Recent reports about incontinence
A couple of interesting studies made it into the American Journal of Obstetrics and Gynecology recently. Both of them have to do with bladder control and incontinence. Fun, right? I know. They both offer good news though. Having a baby vaginally doesn't appear to increase your chances for urinary incontinence (that's medical-speak for wetting your pants). We don't often talk about that but it's a fear a lot of women have and for good reason. Sometimes, some women leak a little for a few months after birth. The pelvic floor (the muscles that support the uterus and bladder) get kind of roughed up during delivery and sometimes they need a little time to heal. The vast majority of women are just fine within a few months of delivery. Those that aren't, well that's what gynecologists and urologists specialize in. Fixing you up. There have been multiple studies about late-in-life leaking. The conventional wisdom lately has been that women who had vaginal births were more at risk for post-menopausal urinary incontinence. Apparently, not so much.
One study that appeared in the January issue said that women who are "coached" while pushing might have a slightly higher risk of having post partum bladder issues than those who just do what comes naturally. Coaching meant that someone (a nurse, doctor, midwife or partner) told them to bear down for 10 seconds during contractions. The study was done at UT Southwestern Medical Center where 320 women, all first time mothers without epidurals were studied. Apparently, coaching made very little difference in the amount of time it took to push the baby out and may actually have some adverse affects on the bladder during the first few months following delivery.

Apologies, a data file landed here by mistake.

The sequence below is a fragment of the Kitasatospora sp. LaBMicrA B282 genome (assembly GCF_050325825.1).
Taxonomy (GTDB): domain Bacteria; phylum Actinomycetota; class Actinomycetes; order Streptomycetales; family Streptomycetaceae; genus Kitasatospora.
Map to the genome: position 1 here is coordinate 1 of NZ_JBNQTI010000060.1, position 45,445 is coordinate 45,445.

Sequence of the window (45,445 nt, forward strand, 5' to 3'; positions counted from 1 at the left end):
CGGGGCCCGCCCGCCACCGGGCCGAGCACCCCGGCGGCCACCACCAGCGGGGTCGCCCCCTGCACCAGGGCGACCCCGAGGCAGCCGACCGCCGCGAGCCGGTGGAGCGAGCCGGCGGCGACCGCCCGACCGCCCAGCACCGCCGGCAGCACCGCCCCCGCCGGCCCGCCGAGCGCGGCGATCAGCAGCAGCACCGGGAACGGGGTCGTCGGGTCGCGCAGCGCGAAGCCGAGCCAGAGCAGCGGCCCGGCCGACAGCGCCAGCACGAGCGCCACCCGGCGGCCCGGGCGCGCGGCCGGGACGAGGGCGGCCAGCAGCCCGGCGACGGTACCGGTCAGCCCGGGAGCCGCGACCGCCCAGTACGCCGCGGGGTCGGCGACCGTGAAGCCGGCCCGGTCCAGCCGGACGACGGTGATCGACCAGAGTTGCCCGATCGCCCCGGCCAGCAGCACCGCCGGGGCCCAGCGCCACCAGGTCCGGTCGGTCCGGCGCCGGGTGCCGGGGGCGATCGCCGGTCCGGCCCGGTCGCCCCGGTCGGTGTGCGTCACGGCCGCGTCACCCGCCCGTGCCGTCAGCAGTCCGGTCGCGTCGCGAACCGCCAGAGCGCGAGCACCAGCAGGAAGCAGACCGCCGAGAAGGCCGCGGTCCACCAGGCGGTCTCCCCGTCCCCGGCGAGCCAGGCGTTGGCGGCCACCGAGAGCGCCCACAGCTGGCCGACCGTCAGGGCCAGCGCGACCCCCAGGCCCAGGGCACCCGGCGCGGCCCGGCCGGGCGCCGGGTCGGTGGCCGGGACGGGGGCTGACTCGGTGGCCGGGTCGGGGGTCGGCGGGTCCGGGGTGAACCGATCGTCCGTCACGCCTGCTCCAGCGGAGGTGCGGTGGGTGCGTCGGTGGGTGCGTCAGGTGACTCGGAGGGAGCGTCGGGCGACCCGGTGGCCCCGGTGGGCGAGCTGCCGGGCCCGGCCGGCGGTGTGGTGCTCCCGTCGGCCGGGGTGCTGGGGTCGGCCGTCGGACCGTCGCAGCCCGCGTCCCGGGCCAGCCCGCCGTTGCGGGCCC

The other study done at University of Rochester Medical Center and published in the December issue, looked at 143 pairs of biological, postmenopausal sisters. Of these pairs, one sister had delivered a baby and the other never had. Turns out they had equal numbers of complaints or lack of complaints about urinary incontinence. That's a heck of a lot of information for sisters to divulge and I thank them for that. Nobody wants to get to the point where they finally get to ditch the tampons and pads just to trade them in for Depends. The study says that genetics have more to do with whether you're going to leak when you giggle than birthing. There was another study done quite a while back that's been nicknamed, "The Nun Study." A bunch of postmenopausal nuns who'd never had babies and hadn't had much sex either had the same amount of bladder trouble as women who'd had lots of sex and babies. It's a gene thing. Or an age thing. It just doesn't appear to be a birth thing.
Some of the arguments for increased elective cesarean sections have been to prevent postmenopausal incontinence. There's been a school of thought for a while that they were a good idea for saving the pelvic floor. This study says, maybe not so much. And how about that coaching? Granted, this study was done on women without epidurals when the urge to push is mighty strong. They don't need much guidance. They generally do whatever Mother Nature (that bossy girl) tells them to do. Women with epidurals oft-times need coaching because they can't feel their contractions. The study wasn't prepared to say if there were any long-term affects from coaching.
The thing about studies is, they'll probably come up with another one next month that says something else entirely. I kind of like these two though. One says, quit screaming "PUSH" at a woman who's going to do it anyway, whether or not you tell her to. It's the same thing as when people tell poor laboring women to "remember to breathe." That one always makes me giggle silently to myself. Yeah, labor hurts but you're not likely to forget to inhale, exhale, inhale, exhale. Really, we've got that one nailed. The other study just has so much common sense to it. Don't worry so much about leaking later on. If you do, you do. Medical science will have a darn good way to fix you up down the road if it comes to that. Having that kind of surgery makes more sense to me than an elective cesarean in the name of "what if."
Lately, all I seem to be writing about is simplicity. Most of the time, childbirth just doesn't need to be as complicated as we've made it. Certainly sometimes, it's very complicated and dangerous and thank God we've got all those tools in the tool box to solve some damn-scary situations. But most of the time,I really think we could dial down the drama and dial up the common sense.
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